September 25, 2012 Ben Bernanke needs to convince consumers that they can trust the economy again, that now really is the time to jump back into the stock market or buy that bigger house.
September 4, 2012 It takes Peter Frew about 75 hours to make a suit — he averages about two per month — and he has no employees.
August 22, 2012 When the vice presidential candidate takes the stage in Tampa next week, the ghost of an Austrian economist will be hovering above him.
July 31, 2012 "All these potential customers make the U.S. auto industry believe that 2015 is going to be the year that things finally get back to normal. And despite a steady stream of numbingly grim economic news, it is already doubling down on its future."
June 26, 2012 The vast majority of movies fail to break even, and no one really knows why the remainder succeed.
June 19, 2012 The authors of the jobs report are trained like CIA agents to keep their work under wraps.
June 18, 2012 Teacher certification rules may wind up excluding great potential teachers — without doing much to improve the quality of education.
Jestina Clayton, would-be braider.
June 12, 2012 Licensing rules are supposed to protect the public. But they also raise prices and make it harder for people to find work.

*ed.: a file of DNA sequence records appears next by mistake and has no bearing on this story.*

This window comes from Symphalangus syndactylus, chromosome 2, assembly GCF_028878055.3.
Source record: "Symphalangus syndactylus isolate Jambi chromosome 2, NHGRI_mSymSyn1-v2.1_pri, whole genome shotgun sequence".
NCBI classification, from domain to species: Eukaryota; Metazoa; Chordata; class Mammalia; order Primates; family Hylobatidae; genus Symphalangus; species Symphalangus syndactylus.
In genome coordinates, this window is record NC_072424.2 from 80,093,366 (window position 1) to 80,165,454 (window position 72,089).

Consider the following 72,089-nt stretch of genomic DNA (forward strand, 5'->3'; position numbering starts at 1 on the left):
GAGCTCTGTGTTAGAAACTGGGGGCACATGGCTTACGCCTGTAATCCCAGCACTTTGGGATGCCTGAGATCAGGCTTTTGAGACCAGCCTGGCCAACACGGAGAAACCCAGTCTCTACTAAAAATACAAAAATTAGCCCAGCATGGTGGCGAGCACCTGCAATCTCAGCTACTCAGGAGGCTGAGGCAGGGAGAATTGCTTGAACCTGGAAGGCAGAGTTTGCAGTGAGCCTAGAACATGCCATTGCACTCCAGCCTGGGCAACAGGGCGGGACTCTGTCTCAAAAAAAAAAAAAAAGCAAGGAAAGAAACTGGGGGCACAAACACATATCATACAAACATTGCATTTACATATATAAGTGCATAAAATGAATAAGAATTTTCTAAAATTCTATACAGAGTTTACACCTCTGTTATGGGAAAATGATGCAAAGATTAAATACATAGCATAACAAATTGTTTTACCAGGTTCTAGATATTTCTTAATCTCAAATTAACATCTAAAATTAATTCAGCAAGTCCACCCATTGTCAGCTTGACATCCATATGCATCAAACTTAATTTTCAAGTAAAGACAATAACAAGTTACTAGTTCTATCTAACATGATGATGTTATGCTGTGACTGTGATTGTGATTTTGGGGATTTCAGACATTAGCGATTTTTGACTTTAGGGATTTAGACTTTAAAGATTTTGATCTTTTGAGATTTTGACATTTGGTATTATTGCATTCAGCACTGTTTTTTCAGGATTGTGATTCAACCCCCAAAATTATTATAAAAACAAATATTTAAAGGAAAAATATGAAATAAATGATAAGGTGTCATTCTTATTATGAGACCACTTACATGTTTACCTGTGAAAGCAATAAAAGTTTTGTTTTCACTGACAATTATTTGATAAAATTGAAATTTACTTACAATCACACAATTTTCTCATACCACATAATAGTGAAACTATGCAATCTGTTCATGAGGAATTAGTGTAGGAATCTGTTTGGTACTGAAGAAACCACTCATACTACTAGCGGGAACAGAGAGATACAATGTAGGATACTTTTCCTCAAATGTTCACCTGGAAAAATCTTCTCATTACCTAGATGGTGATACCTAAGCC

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June 5, 2012 The vast majority of businesses are owned by people whose goal is to do what they like and to cover their nut.
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May 31, 2012 A masterpiece may give the owner a sense of pleasure and prestige, but it might not be a great investment.
Queen Charlotte Sophia, wife of King George III and the original celebrity endorser.
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May 21, 2012 Nancy Koehn, retail historian, traces the history of branding back to 18th century England.
May 16, 2012 Companies can send helpful signals to consumers through flashy ad campaigns.
May 9, 2012 Paul Romer, an economist at NYU, pitches a radical new idea to developing countries: why not build a city from scratch?
John D. Rockefeller handing out Christmas presents to a group of children.
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May 1, 2012 It's not easy to generate public sympathy for the super rich. John D. Rockefeller learned that lesson the hard way.
Russell E Oakes, an amateur American inventor wearing his problem solving inventions.
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April 23, 2012 Eric Von Hippel of MIT explains why so many Americans are inventing new products at home, even though the odds of commercial success are stacked against them.
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